Policy Needed on Allowing Religious Coverings into Courtrooms

Lisa Valentine, also known by her Islamic name, Miedah, was arrested when Judge Keith Rollins of the Douglasville Municipal Court found her in contempt of court for refusing to remove her headscarf. Ms. Valentine was refused access to the courthouse, even after she expressly conveyed to court officials that the wearing of the headscarf is an expression of her faith. Ms. Valentine was subsequently placed in the courthouse temporary holding facility and was made to remove her headscarf.
Following this incident, the ACLU of Georgia recommended to the Supreme Court of Georgia Committee on Access and Fairness in the Courts adoption of a formal policy clarifying that religious coverings can be worn in Georgia courthouses. The policy balances courts' security concerns with indiviuals' fundamental right to religious liberty. The Judicial Council of Georgia adopted such a policy to ensure no one in Georgia has to choose between their fundamental right to free expression of religion and their right to gain access to a courthouse.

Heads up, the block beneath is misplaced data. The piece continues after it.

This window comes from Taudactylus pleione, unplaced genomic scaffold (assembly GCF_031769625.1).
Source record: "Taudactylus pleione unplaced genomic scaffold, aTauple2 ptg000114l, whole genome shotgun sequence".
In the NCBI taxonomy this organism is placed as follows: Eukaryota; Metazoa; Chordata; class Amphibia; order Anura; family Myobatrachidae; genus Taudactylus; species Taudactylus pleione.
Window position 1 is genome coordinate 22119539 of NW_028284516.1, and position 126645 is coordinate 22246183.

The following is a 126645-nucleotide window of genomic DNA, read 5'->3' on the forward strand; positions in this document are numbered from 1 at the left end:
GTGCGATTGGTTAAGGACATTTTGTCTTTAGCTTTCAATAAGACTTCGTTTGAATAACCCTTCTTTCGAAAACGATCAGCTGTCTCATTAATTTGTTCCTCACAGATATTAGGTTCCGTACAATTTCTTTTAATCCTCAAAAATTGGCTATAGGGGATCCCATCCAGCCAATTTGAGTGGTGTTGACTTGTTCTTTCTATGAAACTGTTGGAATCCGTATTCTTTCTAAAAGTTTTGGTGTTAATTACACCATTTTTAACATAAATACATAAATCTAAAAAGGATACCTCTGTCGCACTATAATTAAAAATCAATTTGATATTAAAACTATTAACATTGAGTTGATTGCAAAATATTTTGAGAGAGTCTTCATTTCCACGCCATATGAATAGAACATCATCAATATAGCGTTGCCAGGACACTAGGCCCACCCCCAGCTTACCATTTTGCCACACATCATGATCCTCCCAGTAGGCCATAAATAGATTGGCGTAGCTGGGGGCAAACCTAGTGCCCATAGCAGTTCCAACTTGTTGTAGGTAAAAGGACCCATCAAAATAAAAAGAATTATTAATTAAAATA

In addition to the creation of this policy, the ACLU of Georgia and the ACLU sued the City of Douglasville and the arresting officer for violating Ms. Valentine's First and Fourth Amendment rights.


The policy suggested by the ACLU of Georgia and the ACLU was adopted by the Judicial Council of Georgia, and the City of Douglasville settled the lawsuit with Ms. Valentine, the ACLU, and the ACLU of Georgia.

City Pays Settlement Over Headgear

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